8. Cragg, Kenneth, The Call of the Minaret (Oxford: Oneworld, 3rd edn, 2000), p. 205.

9. For an example see my article, ‘Morning prayer, low style, in the Anglican Diocese of Jerusalem: Church of the Redeemer, Amman, Jordan, Sunday, 11 March 2007’, Anglican and Episcopal History 76.3 (2007), pp. 404408.

10. Throughout the Middle East the adjective Latin is often used to refer to the Roman Catholic Church, while the Arabic cognate for Catholic (katuliik) is used to refer to the Greek Catholic or Melkite Church.

11. By then-bishop Riah Abu El-Assal.

12. For more on the history of the relation between Anglicans and some of the Orthodox Churches see Rowell, Geoffrey, ‘Eastern horizons: Anglicans and the Oriental Orthodox Churches’, in Nigel Aston (ed.), Religious Change in Europe, 1650–1914: Essays for John McManners (Oxford, UK: Clarendon, 1997).

13. We cannot use average Sunday attendance in reference to the churches in Jordan since Friday is the Muslim holy day and Sunday is a work-day for most Christians. Thus many churches hold services on Saturday evening or even Friday morning. The attendance estimates are for these main weekly services.

14. The most poignant and clear hadith on the topic is this: Narrated Ikrima: Ali burnt some people and this news reached Ibn Àbbas, who said, ‘Had I been in his place I would not have burnt them, as the Prophet said, “Don’t punish (anybody) with Allah’s Punishment”. No doubt, I would have killed them, for the Prophet said, “If somebody (a Muslim) discards his religion, kill him” ’ (Sahiih al Bukhari 4:52:260). All four major schools of shari’a (Arabic madhaahib) are agreed on the topic that the shari’a regards apostasy (ridda or irtidaad) as a capital crime requiring execution for males. There are different opinions regarding whether the apostate should have a chance to recant or not. A helpful background on the topic is Griffel, Frank, ‘Toleration and exclusion: Al-Shafi’i and al-Ghazali on the treatment of apostates’, Bulletin of the School of Oriental and African Studies, University of London 64.3 (2001), pp. 339354.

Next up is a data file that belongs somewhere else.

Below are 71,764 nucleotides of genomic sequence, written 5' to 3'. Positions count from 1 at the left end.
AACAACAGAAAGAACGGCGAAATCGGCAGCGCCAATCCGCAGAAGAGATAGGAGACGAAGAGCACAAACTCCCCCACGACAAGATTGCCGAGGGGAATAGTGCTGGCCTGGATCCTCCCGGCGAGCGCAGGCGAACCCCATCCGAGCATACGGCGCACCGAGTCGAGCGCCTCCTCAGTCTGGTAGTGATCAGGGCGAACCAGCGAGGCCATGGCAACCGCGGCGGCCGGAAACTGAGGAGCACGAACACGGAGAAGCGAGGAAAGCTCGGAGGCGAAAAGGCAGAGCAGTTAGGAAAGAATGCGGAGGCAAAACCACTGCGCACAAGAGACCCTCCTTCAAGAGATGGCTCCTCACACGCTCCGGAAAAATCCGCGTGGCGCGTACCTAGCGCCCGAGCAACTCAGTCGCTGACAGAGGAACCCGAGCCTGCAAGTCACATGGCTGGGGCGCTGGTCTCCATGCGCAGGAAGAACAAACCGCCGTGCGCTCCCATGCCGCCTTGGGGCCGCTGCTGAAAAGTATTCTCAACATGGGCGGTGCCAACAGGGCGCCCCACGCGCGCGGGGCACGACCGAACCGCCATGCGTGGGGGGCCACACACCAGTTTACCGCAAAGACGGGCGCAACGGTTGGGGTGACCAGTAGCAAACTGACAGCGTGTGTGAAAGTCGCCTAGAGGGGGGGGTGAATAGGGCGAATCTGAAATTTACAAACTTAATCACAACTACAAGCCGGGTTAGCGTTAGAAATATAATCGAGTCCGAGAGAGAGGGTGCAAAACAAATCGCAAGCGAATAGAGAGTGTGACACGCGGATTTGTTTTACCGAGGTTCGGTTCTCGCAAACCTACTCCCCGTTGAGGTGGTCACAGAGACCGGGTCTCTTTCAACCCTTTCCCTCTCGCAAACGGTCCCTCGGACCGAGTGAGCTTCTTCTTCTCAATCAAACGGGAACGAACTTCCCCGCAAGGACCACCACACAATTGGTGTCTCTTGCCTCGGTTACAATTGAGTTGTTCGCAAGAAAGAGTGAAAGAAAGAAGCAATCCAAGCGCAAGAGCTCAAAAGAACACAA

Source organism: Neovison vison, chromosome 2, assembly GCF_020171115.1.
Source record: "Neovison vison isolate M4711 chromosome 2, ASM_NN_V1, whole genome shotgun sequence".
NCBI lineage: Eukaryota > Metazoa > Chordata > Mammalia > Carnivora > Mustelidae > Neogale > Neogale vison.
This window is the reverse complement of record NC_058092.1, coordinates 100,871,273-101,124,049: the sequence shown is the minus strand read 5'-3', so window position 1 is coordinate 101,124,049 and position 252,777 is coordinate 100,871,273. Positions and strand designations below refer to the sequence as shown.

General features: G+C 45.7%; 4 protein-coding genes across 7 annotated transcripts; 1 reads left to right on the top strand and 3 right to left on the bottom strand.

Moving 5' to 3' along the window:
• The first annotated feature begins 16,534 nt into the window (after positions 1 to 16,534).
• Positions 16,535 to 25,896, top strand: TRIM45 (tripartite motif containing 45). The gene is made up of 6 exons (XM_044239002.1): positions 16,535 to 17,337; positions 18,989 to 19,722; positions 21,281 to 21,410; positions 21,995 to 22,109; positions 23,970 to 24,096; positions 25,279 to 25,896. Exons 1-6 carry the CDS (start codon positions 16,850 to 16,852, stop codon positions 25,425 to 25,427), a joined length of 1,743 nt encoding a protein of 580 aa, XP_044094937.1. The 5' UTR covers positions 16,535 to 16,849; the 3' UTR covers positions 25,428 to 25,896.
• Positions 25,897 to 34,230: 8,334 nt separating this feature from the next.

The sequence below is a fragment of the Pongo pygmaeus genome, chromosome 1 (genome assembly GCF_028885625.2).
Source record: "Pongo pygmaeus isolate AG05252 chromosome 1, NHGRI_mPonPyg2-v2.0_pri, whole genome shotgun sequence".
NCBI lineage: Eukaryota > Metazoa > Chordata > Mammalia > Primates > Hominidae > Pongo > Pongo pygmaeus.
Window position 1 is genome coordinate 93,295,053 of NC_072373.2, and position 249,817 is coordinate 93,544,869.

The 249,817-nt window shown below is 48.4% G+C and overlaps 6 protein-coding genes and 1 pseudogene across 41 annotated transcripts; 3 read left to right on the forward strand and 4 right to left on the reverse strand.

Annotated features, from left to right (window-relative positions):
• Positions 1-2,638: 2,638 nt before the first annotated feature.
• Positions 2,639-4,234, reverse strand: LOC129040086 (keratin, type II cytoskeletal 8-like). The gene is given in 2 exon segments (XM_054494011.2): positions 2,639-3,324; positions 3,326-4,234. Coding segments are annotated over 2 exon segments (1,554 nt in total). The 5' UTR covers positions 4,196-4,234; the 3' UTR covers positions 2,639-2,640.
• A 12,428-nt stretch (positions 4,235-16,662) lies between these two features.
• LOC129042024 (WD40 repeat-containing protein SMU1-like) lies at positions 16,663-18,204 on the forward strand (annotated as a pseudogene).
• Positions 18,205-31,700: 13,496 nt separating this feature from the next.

15. Indeed, a large number of Protestant missionary groups held to this strategy, it is called The Great Experiment and characterized much Protestant mission from the ninteenth Century on. On the balance though the great experiment was a failure. Good resources on this topic are Vander Werff, Lyle, Christian Mission to Muslims: the Record: Anglican and Reformed Approaches in India and the Near East (Pasadena, California: William Carey Library, 1977) and Pikkert, Peter, Protestant Missionaries to the Middle East: Ambassadors of Christ or Culture? (Hamilton, Ontario: WEC Canada, 2008).

16. An enjoyable and brief introduction to the life and work of Abdul Masih can be found in Kings, Graham, ‘Abdul Masih: Icon of Indian indegeneity’, International Bulletin of Missionary Research 23.2 (1999), pp. 6669.

1. Lecturer in Church History, Nazareth Evangelical Theological Seminary, Nazareth, Israel.